19. In Nigeria, there is no regard for consumer satisfaction as telecommunication companies, airlines, banks and other service providers on a daily basis carry out their activities and do so remorselessly with little or no care for customer satisfaction.
20. Prerequisite for maintaining a class action, as adequately contained in the Federal Rules of Civil Procedure (FRCP) of the Unites States include:
– the class must be so large that individual suits would be impracticable;
– there must be a legal or factual questions common to the class;
– the claims or defences of the representative parties must be typical of those of the class; and
– the representative parties must adequately protect the interest of the class
21. Other than in the US, class actions are permitted in some form in many countries including Canada, France, Germany, Italy and Spain, while in countries like Switzerland, forbid any type of class action litigation.
22. In Nigeria, the law of the land often refer to ‘representative action’ as the concept of ‘class action’ barely exists.
23. Nigerian legal jurisprudence emphasizes joinder of parties, causes and actions; and representative suits in its loose and wide connotation under the various Rules of Courts.
24. The major difference between class action and suit brought in a representative capacity is that while in representative action, authorization to sue or defend on behalf of a community must emanate from the class members and cannot be imposed on the community by anybody, not even the court, the Plaintiffs in a class action can institute the suit once he receives certification by court and the members of the class who do not want to be bound by the outcome of the class action. In a class action, it is sufficient for members of the class to have common issues albeit in a representative action- persons to be represented must have the exact same interest.
25. In representative action, the parties to be represented are necessarily ascertained; but under class action, the parties are unascertainable or even where they are ascertainable cannot be found.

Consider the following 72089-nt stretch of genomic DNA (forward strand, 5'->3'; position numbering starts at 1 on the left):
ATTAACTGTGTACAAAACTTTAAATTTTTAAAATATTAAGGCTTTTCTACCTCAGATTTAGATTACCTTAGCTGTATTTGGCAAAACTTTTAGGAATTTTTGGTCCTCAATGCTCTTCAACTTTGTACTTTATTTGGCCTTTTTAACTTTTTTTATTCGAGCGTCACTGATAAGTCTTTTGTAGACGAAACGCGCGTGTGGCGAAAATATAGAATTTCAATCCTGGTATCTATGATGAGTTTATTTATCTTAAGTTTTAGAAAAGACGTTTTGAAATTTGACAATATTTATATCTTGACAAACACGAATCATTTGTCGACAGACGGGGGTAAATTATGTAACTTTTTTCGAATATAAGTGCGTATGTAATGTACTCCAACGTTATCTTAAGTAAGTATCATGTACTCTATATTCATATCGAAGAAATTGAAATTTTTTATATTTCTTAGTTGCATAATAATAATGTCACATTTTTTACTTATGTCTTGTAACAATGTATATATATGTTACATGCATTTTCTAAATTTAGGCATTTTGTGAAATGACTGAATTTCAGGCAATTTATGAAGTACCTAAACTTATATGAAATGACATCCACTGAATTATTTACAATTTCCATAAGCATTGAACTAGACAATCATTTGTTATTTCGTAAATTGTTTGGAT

26. Class action is a bar against future litigation on the same cause of action by other members of the class
27. Under the US law, after the consideration of the prerequisite of class action, the Court will then consider whether the time, effort and money saved by litigating all the claims at once will outweigh the relinquishment of any individual’s constitutional right to bring suit against the opposing party in the future. Where it does, the court would allow a class action to be instituted.
28. In jurisdictions where class action has considerably developed, actions that are commenced as class action rarely go to trial and are usually settled through a process of negotiation and compromise.
29. Class actions are novel to our jurisdiction. In its wide and technical ramifications, class actions are not clearly developed, although in substance, the concept is not alien to our jurisprudence.
30. Class action made its first debut in the Federal High Court (Civil Procedure) Rules 2009, Order 9 Rule 4. As such, litigators in Nigeria have not fully embraced it, as has been done in other jurisdictions.
31. Under the above Order 9, it would seem that class action was permitted only in cases concerning trademarks, copyrights, patents and designs. The Civil Procedure Rule of Lagos, 2012 limit the scope of application of class action to administration of estate, property subject to a trust, land held under customary laws or family property and construction of any written instrument, including a statute. Clearly, the scope of class action litigation in Nigeria is by rules of court, limited. The courts in practice however, have relied on this provision to widen the scope of cases which they can certify as class action.